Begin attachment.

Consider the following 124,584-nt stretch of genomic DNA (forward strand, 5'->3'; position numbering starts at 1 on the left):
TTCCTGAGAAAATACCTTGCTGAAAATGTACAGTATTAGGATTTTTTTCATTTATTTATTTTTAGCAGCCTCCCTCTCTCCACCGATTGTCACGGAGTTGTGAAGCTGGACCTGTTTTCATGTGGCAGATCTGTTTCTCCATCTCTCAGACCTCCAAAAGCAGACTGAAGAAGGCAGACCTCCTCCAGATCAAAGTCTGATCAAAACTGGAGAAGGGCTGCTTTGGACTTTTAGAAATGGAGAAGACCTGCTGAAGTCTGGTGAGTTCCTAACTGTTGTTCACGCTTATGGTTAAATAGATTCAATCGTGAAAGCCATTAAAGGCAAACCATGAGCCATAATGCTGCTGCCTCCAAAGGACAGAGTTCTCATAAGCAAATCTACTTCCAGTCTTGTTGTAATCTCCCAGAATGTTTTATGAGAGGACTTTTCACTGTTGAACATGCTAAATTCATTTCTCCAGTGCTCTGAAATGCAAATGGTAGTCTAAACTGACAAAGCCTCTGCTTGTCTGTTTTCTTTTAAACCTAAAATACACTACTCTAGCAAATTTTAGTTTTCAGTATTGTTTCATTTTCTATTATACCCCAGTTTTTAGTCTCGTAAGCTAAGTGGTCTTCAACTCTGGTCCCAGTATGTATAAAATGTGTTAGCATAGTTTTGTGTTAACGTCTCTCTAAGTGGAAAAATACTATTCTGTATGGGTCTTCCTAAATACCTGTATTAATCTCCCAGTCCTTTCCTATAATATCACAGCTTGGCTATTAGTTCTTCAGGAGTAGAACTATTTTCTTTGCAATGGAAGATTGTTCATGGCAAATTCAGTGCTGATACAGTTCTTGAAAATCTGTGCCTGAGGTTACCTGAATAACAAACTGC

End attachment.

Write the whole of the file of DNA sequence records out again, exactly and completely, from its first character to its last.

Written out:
Consider the following 124,584-nt stretch of genomic DNA (forward strand, 5'->3'; position numbering starts at 1 on the left):
TTCCTGAGAAAATACCTTGCTGAAAATGTACAGTATTAGGATTTTTTTCATTTATTTATTTTTAGCAGCCTCCCTCTCTCCACCGATTGTCACGGAGTTGTGAAGCTGGACCTGTTTTCATGTGGCAGATCTGTTTCTCCATCTCTCAGACCTCCAAAAGCAGACTGAAGAAGGCAGACCTCCTCCAGATCAAAGTCTGATCAAAACTGGAGAAGGGCTGCTTTGGACTTTTAGAAATGGAGAAGACCTGCTGAAGTCTGGTGAGTTCCTAACTGTTGTTCACGCTTATGGTTAAATAGATTCAATCGTGAAAGCCATTAAAGGCAAACCATGAGCCATAATGCTGCTGCCTCCAAAGGACAGAGTTCTCATAAGCAAATCTACTTCCAGTCTTGTTGTAATCTCCCAGAATGTTTTATGAGAGGACTTTTCACTGTTGAACATGCTAAATTCATTTCTCCAGTGCTCTGAAATGCAAATGGTAGTCTAAACTGACAAAGCCTCTGCTTGTCTGTTTTCTTTTAAACCTAAAATACACTACTCTAGCAAATTTTAGTTTTCAGTATTGTTTCATTTTCTATTATACCCCAGTTTTTAGTCTCGTAAGCTAAGTGGTCTTCAACTCTGGTCCCAGTATGTATAAAATGTGTTAGCATAGTTTTGTGTTAACGTCTCTCTAAGTGGAAAAATACTATTCTGTATGGGTCTTCCTAAATACCTGTATTAATCTCCCAGTCCTTTCCTATAATATCACAGCTTGGCTATTAGTTCTTCAGGAGTAGAACTATTTTCTTTGCAATGGAAGATTGTTCATGGCAAATTCAGTGCTGATACAGTTCTTGAAAATCTGTGCCTGAGGTTACCTGAATAACAAACTGC